TRUMP, TAXES AND YOU

The new president’s tax proposals include a huge cut for the mega-wealthy, but they also make it harder for them to donate to charities.

The federal income tax code is very complicated stuff. That’s why most news outlets don’t even try to explain its bloated and byzantine byways to Americans — 70 percent of whom do not even itemize on their tax returns. Most taxpayers want to know only how much they’ll have to pay or get back. Or, in the case of the uber-rich and corporations, whether they’ll be able to insulate themselves from taxes altogether.

Under President Donald Trump’s tax proposals, the very wealthy appear likely to receive a big bonanza in tax relief, depending on what news sources you read. The New York Times, for example, warned about potentially dire consequences of Trump’s proposal to repeal the estate tax. Last November, the paper reported that if Trump’s plan passes, “a host of taxes that affect only the very richest Americans may be eliminated, along with almost all tax incentives to be philanthropic. As a result, wealthy families may find it much easier to amass dynastic levels of wealth.” It went on to say that the plan would “allow for the creation of generational wealth to rival that of the last Gilded Age, after which the modern estate tax was enacted in 1916.”

Another story in the Times business section said “the wealthy are already partying like it’s 1989. If Trump makes good on his tax cut promises, billions are expected to go back into their pockets.” The writer inexplicably sought out Robin Leach, whose 1980s TV show Lifestyles of the Rich and Famous got big ratings. “Cars will get bigger, houses will be more luxurious and it will be OK to wear jewelry and gowns again,” Mr. Leach, 75, enthused.

The current federal estate-tax exemption is $5.49 million per individual, almost $11 million per couple (surviving spouses can carry over each other’s unused exemptions). That means an individual can leave $5.49 million to heirs and pay no federal estate tax. Above that amount, the tax rate is 40 percent.

Current law also allows estate assets to receive a “stepped-up basis” designation which permits any capital gains to escape taxation when they are passed to heirs. In other words, a stock purchased for $100,000 that has appreciated in value to $1 million by the time of the original purchaser’s death, will escape capital gains taxes because the Internal Revenue Service “steps up” the initial purchase price to its valuation at the fine of transfer.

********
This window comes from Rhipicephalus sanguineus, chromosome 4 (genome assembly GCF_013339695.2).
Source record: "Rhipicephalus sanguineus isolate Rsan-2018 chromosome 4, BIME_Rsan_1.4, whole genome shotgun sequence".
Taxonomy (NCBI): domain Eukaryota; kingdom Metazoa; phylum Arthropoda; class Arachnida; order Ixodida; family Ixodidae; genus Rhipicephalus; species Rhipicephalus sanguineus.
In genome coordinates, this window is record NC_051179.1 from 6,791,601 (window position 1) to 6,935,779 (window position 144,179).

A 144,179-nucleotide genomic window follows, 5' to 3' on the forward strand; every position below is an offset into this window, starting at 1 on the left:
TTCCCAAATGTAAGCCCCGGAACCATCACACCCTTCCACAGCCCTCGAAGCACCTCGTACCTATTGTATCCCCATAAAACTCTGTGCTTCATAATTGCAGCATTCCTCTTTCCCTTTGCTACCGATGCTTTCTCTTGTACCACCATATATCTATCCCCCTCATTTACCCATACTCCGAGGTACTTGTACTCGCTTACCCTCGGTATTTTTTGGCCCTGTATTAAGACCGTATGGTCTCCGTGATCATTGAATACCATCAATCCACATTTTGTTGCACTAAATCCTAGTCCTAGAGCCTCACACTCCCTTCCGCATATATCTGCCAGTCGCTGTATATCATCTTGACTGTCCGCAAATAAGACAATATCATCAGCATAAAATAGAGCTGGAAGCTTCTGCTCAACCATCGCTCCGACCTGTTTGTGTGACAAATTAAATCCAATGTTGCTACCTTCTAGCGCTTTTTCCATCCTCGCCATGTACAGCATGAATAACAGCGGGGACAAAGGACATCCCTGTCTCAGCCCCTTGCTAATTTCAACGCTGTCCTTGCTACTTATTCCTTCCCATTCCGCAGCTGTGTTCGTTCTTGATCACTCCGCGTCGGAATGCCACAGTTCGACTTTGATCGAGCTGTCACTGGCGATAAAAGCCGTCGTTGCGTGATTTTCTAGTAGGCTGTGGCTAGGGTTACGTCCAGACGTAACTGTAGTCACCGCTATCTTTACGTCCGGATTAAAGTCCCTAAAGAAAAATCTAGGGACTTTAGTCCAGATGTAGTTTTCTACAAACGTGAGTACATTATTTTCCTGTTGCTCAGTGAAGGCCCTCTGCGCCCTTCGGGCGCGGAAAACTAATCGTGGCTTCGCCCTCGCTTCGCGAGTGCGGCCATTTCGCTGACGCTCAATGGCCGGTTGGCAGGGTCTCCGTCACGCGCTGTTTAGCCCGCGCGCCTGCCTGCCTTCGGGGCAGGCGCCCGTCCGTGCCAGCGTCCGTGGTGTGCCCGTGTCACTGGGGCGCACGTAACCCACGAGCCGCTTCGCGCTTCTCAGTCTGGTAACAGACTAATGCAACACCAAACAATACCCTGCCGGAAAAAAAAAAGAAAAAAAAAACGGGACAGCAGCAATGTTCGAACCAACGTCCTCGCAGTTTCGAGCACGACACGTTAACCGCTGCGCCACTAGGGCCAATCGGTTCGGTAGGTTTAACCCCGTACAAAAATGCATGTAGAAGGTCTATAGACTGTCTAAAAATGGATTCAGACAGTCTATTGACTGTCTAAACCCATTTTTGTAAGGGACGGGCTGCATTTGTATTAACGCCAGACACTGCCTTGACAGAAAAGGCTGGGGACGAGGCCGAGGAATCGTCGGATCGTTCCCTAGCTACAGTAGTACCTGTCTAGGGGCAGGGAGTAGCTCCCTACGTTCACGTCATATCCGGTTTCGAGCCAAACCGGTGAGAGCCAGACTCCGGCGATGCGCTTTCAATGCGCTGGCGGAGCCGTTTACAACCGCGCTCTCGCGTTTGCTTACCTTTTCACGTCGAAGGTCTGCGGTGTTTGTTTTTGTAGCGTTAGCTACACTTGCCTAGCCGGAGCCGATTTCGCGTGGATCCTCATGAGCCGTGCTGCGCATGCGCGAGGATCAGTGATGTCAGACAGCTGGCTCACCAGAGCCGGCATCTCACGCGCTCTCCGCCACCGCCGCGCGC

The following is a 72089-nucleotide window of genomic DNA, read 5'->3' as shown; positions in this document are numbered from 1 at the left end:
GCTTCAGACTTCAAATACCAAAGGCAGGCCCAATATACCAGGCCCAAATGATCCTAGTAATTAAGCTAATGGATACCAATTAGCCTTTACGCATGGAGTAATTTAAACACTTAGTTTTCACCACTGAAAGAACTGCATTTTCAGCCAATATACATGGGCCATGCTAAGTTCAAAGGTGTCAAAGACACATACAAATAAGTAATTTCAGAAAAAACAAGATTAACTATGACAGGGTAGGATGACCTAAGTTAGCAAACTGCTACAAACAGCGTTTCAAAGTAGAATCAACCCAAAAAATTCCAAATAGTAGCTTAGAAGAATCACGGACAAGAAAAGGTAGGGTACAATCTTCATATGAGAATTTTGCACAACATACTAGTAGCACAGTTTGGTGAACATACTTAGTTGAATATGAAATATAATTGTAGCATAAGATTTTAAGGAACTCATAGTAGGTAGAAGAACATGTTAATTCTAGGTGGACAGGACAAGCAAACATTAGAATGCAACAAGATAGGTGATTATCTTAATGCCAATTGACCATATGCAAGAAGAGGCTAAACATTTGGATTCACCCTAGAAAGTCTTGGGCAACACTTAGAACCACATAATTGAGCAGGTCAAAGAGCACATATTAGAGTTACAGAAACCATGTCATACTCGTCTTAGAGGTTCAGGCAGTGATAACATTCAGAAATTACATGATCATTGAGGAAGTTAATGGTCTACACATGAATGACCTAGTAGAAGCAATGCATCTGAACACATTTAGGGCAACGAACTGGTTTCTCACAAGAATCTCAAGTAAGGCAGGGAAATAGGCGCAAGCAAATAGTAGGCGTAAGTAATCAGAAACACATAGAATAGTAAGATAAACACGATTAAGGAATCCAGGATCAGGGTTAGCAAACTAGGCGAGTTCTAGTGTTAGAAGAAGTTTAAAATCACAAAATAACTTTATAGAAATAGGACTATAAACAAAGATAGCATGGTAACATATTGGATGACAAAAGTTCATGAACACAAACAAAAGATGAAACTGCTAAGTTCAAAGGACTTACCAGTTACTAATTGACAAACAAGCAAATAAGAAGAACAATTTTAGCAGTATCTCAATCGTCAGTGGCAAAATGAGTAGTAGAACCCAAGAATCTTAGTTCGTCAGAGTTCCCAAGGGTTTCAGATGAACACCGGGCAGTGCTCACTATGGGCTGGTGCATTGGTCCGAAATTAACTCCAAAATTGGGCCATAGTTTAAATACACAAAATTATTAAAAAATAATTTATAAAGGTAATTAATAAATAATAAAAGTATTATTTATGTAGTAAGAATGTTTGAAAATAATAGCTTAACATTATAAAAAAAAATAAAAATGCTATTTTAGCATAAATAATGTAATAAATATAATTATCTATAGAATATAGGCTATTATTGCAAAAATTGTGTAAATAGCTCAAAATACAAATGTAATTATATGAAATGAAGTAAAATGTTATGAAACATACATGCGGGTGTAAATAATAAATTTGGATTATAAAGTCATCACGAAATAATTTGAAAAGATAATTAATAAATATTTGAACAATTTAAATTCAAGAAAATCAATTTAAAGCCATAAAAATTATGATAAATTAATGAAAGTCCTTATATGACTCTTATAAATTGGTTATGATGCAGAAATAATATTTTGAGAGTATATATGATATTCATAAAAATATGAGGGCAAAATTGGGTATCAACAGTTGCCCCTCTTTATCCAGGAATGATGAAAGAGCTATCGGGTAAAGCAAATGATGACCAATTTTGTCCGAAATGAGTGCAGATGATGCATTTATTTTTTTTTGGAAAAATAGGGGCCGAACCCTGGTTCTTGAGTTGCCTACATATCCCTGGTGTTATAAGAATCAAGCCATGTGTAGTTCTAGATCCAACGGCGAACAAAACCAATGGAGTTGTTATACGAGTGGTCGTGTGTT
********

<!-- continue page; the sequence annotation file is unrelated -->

Trump’s plan seems to go much further, although it’s short on specifics and leaves a lot open to interpretation. It has a provision to repeal the estate tax entirely. Some analysts say it might then be replaced by a capital gains tax, which is currently 20 percent — half the estate tax. And even that 20 percent might be avoided, according to analysts at The Tax Foundation, who interpret Trump’s proposal to mean that “the gain would be subject to tax only when the inheritor sells the asset, not upon the death of the decedent.” Critics contend that means taxes may never be paid on a family’s real estate assets, like the Trumps’ hotels, residential buildings and golf courses; heirs could borrow against such holdings, while the properties themselves are passed down through generations.

We reached out to certified financial planner Mitchell E. Kauffman, ¬owner and managing director of Kauffman Wealth Management, an independent financial advisory services firm with offices in Pasadena and Santa Barbara. We asked his opinion of Trump’s tax plan and whether he’s noticed any jubilation among his wealthiest clients. Kauffman says no to the latter question and calls Trump’s tax plan, in his opinion, a “mixed bag, with a lot of moving parts,” many of which have not been clarified yet.